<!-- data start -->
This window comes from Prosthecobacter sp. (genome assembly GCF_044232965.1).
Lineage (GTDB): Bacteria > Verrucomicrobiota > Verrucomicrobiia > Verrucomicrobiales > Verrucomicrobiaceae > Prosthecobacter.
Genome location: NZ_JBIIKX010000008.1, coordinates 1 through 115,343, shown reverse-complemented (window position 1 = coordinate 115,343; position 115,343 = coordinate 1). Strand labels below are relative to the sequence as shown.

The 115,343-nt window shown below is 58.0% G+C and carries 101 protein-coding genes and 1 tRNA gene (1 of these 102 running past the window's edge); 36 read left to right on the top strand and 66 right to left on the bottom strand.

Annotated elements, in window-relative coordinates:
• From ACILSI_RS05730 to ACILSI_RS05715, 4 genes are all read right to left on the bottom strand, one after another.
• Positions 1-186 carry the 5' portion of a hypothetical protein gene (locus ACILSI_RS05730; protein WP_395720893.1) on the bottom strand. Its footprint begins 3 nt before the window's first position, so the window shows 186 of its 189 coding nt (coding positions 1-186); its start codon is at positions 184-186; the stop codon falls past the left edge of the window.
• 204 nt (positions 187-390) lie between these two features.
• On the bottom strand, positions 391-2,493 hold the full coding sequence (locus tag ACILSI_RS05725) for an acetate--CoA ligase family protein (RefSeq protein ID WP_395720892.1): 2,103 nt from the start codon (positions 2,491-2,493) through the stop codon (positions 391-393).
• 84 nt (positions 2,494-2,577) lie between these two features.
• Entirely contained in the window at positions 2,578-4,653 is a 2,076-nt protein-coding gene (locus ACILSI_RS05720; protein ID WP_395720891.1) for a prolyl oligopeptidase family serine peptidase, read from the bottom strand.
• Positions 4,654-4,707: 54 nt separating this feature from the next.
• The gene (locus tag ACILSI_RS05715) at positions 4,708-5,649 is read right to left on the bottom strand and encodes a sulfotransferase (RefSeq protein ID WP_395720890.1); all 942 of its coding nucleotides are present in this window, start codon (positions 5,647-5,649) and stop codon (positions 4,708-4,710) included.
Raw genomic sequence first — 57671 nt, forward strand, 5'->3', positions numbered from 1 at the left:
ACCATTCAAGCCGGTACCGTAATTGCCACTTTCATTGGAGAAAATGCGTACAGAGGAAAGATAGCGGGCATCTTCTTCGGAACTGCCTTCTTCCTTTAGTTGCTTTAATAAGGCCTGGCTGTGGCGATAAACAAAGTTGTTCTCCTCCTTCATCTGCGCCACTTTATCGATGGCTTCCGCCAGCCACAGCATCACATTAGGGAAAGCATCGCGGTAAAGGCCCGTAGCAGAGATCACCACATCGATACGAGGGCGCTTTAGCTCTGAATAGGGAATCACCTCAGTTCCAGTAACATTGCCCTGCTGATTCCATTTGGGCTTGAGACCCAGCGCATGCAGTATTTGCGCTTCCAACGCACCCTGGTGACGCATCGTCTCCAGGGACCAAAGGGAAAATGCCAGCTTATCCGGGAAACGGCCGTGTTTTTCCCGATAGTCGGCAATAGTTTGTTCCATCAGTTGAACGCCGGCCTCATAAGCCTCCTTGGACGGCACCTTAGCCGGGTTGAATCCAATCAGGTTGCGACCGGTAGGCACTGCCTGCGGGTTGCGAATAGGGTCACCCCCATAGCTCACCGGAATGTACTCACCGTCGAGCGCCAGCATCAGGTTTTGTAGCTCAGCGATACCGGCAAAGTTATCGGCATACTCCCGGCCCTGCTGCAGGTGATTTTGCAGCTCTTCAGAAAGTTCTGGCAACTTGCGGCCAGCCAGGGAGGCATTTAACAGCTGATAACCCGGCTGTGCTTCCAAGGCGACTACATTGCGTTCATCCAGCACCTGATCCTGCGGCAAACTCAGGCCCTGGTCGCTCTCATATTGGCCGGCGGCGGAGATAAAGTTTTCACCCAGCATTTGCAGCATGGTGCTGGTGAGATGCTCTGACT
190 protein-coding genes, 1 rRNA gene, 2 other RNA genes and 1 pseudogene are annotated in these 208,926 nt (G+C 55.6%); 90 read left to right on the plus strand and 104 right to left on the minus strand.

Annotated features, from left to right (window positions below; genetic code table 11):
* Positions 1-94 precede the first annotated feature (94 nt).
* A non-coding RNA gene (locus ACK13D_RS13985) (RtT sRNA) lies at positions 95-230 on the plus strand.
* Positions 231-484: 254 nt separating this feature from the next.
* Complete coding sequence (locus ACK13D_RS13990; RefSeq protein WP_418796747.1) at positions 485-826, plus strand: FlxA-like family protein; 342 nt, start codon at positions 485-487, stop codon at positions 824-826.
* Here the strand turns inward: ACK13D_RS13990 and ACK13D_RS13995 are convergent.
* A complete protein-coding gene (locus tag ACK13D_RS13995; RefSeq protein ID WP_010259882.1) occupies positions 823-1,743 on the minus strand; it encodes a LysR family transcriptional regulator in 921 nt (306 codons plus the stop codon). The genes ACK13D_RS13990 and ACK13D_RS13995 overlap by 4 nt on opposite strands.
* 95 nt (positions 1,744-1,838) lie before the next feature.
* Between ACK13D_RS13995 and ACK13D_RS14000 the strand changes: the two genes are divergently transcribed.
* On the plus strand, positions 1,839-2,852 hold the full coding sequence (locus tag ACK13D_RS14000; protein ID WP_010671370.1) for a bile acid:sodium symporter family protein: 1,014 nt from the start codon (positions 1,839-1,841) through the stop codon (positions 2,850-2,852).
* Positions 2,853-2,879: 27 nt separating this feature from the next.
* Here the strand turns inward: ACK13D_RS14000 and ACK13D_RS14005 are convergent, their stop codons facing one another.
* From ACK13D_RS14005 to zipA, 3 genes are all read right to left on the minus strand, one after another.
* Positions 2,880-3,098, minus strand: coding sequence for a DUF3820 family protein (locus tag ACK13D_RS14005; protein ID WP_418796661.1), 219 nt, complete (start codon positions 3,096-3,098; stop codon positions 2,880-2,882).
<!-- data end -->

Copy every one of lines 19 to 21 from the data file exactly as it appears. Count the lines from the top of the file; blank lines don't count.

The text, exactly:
* A non-coding RNA gene (locus ACK13D_RS13985) (RtT sRNA) lies at positions 95-230 on the plus strand.
* Positions 231-484: 254 nt separating this feature from the next.
* Complete coding sequence (locus ACK13D_RS13990; RefSeq protein WP_418796747.1) at positions 485-826, plus strand: FlxA-like family protein; 342 nt, start codon at positions 485-487, stop codon at positions 824-826.